Mark Knopfler

Glasgow Hydro

Graeme Thomson


“WHAT can I do?” shrugs Mark Knopfler, explaining his continuing compulsion to tour into his seventieth year. “I’ll just keep showing up until I fall over.” One of the biggest rock stars of the 1980s, Knopfler long ago re-positioned himself as a high end journeyman, a stance underscored by the title of his new album, Down The Road Wherever.

He’s a low-key artisan these days, all trace of flash and swagger excised. It might be considered a failing were Knopfler not so adept at his trade. Throughout this beautifully calibrated two-hour set, he was every inch the poet laureate of the quotidian life, although a song ruminating on the whereabouts of a bacon roll veered dangerously close to self-parody.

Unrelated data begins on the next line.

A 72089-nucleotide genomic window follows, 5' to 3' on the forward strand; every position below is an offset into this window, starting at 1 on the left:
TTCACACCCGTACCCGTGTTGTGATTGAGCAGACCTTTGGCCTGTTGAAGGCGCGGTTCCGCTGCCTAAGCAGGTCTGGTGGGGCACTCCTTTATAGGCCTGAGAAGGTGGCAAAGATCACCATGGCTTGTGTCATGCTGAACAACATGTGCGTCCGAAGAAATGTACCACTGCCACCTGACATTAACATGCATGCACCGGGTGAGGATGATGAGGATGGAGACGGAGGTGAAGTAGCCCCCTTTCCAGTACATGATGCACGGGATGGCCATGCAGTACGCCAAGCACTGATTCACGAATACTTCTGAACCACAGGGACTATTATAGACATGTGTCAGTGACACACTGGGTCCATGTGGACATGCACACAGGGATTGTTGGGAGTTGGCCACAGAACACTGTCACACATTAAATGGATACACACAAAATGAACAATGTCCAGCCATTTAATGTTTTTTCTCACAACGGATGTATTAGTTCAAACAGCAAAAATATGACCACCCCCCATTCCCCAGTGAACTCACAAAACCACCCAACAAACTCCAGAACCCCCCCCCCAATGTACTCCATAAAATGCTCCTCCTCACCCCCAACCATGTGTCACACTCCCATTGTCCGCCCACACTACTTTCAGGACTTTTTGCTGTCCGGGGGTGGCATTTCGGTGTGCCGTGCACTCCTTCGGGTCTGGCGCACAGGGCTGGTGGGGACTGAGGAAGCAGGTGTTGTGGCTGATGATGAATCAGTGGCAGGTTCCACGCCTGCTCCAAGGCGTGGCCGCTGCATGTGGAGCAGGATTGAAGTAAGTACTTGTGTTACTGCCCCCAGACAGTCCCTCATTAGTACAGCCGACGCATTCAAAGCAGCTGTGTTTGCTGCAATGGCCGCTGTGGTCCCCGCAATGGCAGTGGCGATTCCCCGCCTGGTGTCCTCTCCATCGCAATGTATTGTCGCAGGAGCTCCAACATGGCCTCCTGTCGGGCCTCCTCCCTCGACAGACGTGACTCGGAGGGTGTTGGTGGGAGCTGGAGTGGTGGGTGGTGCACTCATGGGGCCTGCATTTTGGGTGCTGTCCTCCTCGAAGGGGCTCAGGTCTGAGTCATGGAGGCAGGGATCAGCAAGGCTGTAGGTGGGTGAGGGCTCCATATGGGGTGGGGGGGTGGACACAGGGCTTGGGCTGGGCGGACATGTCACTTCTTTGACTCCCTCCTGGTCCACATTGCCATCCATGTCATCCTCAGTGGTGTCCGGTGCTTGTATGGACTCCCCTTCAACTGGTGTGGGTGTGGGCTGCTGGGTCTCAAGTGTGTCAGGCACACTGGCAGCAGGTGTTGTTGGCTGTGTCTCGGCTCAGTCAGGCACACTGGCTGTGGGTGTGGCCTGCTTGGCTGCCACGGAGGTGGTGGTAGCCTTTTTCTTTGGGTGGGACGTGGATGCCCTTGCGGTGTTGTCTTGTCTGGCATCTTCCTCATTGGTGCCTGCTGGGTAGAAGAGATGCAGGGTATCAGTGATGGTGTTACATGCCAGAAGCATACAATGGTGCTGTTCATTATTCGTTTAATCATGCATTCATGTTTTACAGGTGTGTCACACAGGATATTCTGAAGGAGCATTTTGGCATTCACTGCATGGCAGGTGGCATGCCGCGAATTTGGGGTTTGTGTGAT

He remained capable of raising fire on greasy rockers like Corned Beef City and Speedway At Nazareth, while Postcards From Paraguay evoked the joyous rhythms of a Rio street party, but folk was the most prominent musical flavour. His superb ten-piece band – including local boy John McCusker on fiddle, penny whistle and pretty much everything else – whipped up a glorious hoedown on Done With Bonaparte, while Knopfler reflected on the teenage “would-be vagabond” of his youth in the moving Matchstick Man, accompanied by uilleann pipes. Never having much of a voice to lose, his conversational murmur complemented the material better than ever, while his guitar playing remained fluid, lyrical and utterly distinctive.

In a set rather shy of Dire Straits classics, the sodium-light blues of Your Latest Trick, a weathered Romeo and Juliet, and a crackling encore of Money For Nothing ensured that past glories were acknowledged, if perhaps slightly dutifully. He ended with Going Home, the whirling theme from Local Hero, before rolling back down the road, seeking another stage, if not the spotlight.